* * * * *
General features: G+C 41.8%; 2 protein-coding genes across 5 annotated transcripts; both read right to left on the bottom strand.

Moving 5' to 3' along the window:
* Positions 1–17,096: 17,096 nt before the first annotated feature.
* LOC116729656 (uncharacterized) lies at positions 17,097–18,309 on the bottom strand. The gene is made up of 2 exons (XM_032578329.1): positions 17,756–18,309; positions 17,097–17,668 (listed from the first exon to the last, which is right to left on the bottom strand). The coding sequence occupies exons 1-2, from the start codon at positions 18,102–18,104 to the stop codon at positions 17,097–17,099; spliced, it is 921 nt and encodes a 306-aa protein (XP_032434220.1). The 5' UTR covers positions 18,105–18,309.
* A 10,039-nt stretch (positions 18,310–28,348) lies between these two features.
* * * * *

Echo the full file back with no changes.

General features: G+C 41.8%; 2 protein-coding genes across 5 annotated transcripts; both read right to left on the bottom strand.

Moving 5' to 3' along the window:
* Positions 1–17,096: 17,096 nt before the first annotated feature.
* LOC116729656 (uncharacterized) lies at positions 17,097–18,309 on the bottom strand. The gene is made up of 2 exons (XM_032578329.1): positions 17,756–18,309; positions 17,097–17,668 (listed from the first exon to the last, which is right to left on the bottom strand). The coding sequence occupies exons 1-2, from the start codon at positions 18,102–18,104 to the stop codon at positions 17,097–17,099; spliced, it is 921 nt and encodes a 306-aa protein (XP_032434220.1). The 5' UTR covers positions 18,105–18,309.
* A 10,039-nt stretch (positions 18,310–28,348) lies between these two features.